That Bradley kid sure can fly.

The winning streak was now at two, and last place comfortably in the rear-view mirror. Is it the start of a bigger turnaround? That remains to be seen, but Rachel and her dad will be back at Fenway Sunday to try to deliver some more good karma.
Rachel's good luck earns her new shades. 
(Note photo bomb by Twins employees)

Saturday, June 7, 2014

How I learned to love Don Zimmer (even in pinstripes)

Zim, how his players knew him. (Getty Images)

As children our thoughts and actions are largely influenced by the adults around us. For kids who grew up in New England during the late 1970s, Don Zimmer never really had a chance.

Everywhere we turned, the manager of the Red Sox was getting bashed as an incompetent boob. If we went to Fenway Park, we heard Zimmer booed from the moment he stuck his head out of the dugout. In April of '79 he even got booed at Fenway on Opening Day, an honor usually reserved for politicians -- not guys who led their team to 99 wins the year before. 

When we listened to The Sunday Night Sports Huddle on WHDH radio, a rite of passage into mature fandom, we heard Zimmer maligned each week by Eddie Andelman and his co-hosts for failing to make the playoffs with the likes of Fisk, Lynn, Rice, Yaz, and Dewey in his lineup. Callers who mentioned the manager's real name were immediately cut off; "Chiang Kai-shek" was how you had to identify the Boston skipper on The Huddle, and even if we didn't know who that was, we laughed right along with Eddie, Mark, and Jim.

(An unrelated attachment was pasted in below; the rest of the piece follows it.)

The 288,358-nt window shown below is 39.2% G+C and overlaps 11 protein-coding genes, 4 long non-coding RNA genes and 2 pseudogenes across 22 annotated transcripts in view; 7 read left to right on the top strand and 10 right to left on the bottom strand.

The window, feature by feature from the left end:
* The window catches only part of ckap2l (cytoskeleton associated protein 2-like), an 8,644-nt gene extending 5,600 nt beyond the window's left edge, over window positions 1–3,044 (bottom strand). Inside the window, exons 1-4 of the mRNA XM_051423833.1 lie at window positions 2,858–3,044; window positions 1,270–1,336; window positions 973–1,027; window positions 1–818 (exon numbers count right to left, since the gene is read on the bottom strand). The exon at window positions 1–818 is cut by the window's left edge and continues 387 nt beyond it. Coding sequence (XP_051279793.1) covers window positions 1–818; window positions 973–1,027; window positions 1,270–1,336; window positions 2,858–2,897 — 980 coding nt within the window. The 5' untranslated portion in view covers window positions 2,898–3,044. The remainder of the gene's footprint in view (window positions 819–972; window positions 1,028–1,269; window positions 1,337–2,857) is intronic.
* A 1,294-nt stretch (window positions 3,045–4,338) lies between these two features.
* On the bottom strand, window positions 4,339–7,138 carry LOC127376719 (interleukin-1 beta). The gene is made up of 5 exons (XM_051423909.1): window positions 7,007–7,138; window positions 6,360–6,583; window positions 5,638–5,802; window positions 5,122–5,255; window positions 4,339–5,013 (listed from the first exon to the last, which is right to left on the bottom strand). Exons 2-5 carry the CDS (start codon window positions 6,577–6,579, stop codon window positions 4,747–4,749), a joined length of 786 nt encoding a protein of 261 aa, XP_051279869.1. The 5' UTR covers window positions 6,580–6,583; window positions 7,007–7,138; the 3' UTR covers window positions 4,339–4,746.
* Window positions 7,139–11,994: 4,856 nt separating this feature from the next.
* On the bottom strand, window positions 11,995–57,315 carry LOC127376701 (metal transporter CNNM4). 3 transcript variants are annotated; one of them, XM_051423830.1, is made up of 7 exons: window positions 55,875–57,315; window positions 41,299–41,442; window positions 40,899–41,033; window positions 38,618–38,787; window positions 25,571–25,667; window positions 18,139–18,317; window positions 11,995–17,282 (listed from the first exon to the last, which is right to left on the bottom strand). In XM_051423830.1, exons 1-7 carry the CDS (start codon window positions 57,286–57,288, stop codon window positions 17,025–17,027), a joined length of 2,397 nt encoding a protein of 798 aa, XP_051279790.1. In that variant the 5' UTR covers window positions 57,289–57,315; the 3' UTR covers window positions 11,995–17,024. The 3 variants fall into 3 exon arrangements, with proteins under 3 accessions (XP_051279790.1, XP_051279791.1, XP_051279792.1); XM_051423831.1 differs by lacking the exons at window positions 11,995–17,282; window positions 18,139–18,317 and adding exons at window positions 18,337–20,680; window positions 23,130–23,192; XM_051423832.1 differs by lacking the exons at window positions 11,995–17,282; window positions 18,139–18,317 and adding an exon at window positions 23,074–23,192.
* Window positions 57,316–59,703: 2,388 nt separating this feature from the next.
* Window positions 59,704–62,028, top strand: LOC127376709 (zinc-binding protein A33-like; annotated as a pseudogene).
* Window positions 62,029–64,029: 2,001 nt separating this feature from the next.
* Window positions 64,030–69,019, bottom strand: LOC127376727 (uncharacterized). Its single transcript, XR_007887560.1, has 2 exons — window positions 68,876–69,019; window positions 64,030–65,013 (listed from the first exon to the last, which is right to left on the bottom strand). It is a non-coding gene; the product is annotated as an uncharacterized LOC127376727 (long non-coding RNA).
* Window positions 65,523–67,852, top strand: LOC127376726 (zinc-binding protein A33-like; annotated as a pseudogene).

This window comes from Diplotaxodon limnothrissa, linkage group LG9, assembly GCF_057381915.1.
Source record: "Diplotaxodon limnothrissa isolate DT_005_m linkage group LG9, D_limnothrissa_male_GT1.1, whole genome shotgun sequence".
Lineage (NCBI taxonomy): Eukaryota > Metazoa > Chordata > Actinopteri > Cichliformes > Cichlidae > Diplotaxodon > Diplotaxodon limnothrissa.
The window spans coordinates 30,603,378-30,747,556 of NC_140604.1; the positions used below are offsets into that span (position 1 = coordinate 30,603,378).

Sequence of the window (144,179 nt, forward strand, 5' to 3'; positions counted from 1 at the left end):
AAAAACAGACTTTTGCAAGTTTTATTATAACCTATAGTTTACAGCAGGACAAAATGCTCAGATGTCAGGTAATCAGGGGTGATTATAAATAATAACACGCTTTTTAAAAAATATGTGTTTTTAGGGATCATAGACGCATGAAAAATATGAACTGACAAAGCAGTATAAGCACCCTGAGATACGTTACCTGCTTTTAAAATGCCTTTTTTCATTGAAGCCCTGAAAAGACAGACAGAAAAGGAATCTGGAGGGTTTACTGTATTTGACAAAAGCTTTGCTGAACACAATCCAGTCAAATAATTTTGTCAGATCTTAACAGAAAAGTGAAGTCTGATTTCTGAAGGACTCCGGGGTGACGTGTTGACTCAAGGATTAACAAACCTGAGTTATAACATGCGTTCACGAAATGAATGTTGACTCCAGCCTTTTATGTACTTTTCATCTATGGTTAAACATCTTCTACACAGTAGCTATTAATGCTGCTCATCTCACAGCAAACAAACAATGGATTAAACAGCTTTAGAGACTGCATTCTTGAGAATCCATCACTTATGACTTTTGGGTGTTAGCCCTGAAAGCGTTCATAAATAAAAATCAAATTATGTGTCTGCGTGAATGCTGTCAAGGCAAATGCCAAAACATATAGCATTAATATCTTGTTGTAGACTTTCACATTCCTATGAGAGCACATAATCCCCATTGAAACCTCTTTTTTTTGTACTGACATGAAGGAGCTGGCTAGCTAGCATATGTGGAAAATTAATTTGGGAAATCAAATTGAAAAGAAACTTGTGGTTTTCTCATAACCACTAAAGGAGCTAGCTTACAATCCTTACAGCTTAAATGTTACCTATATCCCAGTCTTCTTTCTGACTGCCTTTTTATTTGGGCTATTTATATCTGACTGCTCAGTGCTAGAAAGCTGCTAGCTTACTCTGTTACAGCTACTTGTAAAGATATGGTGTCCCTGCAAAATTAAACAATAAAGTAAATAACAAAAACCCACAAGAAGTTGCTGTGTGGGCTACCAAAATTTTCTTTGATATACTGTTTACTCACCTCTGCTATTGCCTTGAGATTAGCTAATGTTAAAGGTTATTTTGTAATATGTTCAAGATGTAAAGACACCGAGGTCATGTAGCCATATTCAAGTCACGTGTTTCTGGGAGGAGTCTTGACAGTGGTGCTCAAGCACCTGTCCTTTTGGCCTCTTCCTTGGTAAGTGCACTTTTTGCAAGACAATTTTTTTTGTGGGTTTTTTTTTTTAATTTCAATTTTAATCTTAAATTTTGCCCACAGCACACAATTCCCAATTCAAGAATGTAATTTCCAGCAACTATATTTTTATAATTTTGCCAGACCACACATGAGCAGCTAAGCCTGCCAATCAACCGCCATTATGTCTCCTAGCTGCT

Full Popeye mode. (Boston Red Sox)

Zimmer looked like a cross between two cartoon characters. His long, muscle-bulging forearms, pudgy, tobacco-filled cheeks, and squinty eyes made him a ringer for Popeye the Sailor Man, while his short, stout torso and legs were more a match for Popeye's hamburger-eating pal, Wimpy. Throw in the regrettable softball-style, V-necked tight nylon uniforms the Sox wore during this era, and it wasn't a pretty picture. 

This guy was a sports cartoonist's dream, and since the Boston Globe had one of the best in Larry Johnson we were treated to a steady diet of hilarious images. One of these adorned the office door of my summer camp's  head baseball coach for years, a yellowing reminder of just how silly Zimmer appeared to the world.